that's one thing. We then have -- so we have the sessions, we have the [inaudible] mechanism, we have the mouse gestures, being able
to execute comments by moving your mouse around, if you have a small screen, a lot of people are having these small laptops, if you
have a small screen and the page doesn't fit you can hit a button and it fits the screen more elegantly. There's a long list of
features with a likeness, fast forward and rewind, if you go to a page and there's a natural next page, Opera will quite often find
that next page and you press that or do the mouse gesture instead of having to find the next link, Google Research is an example,
result is an example of that. So there's a lot of things that differentiate Opera, the zooming function, you go into a page and there's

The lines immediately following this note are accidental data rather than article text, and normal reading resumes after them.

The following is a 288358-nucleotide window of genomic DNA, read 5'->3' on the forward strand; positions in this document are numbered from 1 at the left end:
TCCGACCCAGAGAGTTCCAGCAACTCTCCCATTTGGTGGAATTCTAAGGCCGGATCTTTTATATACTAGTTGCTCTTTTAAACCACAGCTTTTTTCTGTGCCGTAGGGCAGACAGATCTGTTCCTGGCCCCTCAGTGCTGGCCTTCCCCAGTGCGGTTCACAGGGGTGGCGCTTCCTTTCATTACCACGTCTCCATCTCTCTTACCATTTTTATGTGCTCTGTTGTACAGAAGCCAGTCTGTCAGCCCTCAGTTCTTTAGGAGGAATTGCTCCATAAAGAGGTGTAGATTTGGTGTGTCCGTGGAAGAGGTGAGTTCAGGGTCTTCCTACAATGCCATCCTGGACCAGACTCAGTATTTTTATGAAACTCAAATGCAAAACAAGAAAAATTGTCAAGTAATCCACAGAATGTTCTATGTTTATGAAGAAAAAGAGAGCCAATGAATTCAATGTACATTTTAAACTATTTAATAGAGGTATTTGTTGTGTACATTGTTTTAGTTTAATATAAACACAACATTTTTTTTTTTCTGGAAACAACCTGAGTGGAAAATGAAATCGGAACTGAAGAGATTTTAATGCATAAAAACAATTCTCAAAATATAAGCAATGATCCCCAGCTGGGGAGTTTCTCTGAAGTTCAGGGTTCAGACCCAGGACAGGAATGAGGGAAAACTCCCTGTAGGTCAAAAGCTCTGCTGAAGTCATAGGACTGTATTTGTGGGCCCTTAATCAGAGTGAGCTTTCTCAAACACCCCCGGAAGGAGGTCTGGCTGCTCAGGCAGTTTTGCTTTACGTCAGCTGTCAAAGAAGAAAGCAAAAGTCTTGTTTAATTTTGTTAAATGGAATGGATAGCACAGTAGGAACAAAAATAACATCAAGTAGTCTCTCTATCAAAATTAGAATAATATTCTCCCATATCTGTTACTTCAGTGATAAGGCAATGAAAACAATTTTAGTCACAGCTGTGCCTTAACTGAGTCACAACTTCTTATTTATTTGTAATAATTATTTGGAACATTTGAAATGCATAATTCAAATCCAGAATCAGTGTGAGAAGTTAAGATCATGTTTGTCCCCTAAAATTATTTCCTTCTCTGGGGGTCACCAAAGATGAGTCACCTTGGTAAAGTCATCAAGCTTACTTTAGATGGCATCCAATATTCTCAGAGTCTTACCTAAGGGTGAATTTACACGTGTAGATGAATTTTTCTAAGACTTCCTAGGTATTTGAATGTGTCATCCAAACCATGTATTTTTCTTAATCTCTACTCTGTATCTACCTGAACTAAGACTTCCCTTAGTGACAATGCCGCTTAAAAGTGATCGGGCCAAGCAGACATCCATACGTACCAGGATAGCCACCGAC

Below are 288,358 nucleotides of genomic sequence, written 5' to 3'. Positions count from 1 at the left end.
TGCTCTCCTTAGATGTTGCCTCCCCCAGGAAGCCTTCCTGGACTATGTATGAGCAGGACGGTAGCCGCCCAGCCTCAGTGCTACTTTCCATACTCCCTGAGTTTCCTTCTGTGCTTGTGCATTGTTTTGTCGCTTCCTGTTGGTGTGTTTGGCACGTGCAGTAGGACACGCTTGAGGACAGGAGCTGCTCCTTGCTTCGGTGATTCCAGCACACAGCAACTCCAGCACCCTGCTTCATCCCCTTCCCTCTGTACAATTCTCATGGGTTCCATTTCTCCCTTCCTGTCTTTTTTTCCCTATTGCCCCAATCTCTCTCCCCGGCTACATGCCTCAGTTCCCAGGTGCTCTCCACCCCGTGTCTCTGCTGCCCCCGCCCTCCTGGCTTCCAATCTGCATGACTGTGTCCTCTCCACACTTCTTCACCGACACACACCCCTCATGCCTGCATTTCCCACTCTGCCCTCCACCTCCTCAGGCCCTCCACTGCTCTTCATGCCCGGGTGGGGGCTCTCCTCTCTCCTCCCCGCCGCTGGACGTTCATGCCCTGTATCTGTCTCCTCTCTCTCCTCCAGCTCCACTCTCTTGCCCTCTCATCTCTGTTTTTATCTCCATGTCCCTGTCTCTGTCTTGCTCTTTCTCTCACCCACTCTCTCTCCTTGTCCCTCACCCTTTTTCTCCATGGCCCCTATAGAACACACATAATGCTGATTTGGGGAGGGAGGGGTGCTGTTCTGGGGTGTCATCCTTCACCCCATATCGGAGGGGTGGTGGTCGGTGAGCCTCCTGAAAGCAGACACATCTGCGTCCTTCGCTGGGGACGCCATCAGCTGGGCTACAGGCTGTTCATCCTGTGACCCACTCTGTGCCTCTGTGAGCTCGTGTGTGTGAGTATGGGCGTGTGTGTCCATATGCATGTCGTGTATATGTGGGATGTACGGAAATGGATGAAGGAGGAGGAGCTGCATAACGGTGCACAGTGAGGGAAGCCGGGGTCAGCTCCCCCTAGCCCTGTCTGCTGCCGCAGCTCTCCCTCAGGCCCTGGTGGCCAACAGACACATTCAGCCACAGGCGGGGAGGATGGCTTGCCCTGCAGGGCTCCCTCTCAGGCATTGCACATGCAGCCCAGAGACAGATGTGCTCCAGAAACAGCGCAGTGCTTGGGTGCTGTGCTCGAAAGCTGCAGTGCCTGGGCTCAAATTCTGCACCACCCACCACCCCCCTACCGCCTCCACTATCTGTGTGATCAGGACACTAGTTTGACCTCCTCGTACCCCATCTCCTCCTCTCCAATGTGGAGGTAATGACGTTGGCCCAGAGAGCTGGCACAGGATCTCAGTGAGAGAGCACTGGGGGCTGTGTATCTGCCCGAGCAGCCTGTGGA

some small print and you want to have a closer look you zoom it up, I mean, all of this is adapting to the user.
>> Rafe: Alright now, and on the Mobile?
>> Jon: Well, the Mobile site it is -- with Opera Mini in particular what we're doing there is [inaudible] to the networks. Today's
networks aren't really all that fast and so people are saying you need to have WiFi, you need very high-speed networks but it's going
to take time until everyone has that. So what we've done with Opera Mini we're giving you a WiFi like experience on a normal network,
so through the compression mechanism we have with Opera Mini, 85% on average, the speed of displaying pages is so great that, again,
it's comparable to running on a WiFi network.
>> Rafe: And the session information that I have on my desktop Opera will go into the session information on my Mini phone.
>> Jon: You can synchronize them if you like. If you're using an Opera link feature you can synchronize your Bookmarks, your History,
and anything else, your notes between your mobile and your different desktop browsers.
>> Rafe: Great, well, thank you and good luck, thanks very much. This is Rage Needleman for News.com, thanks.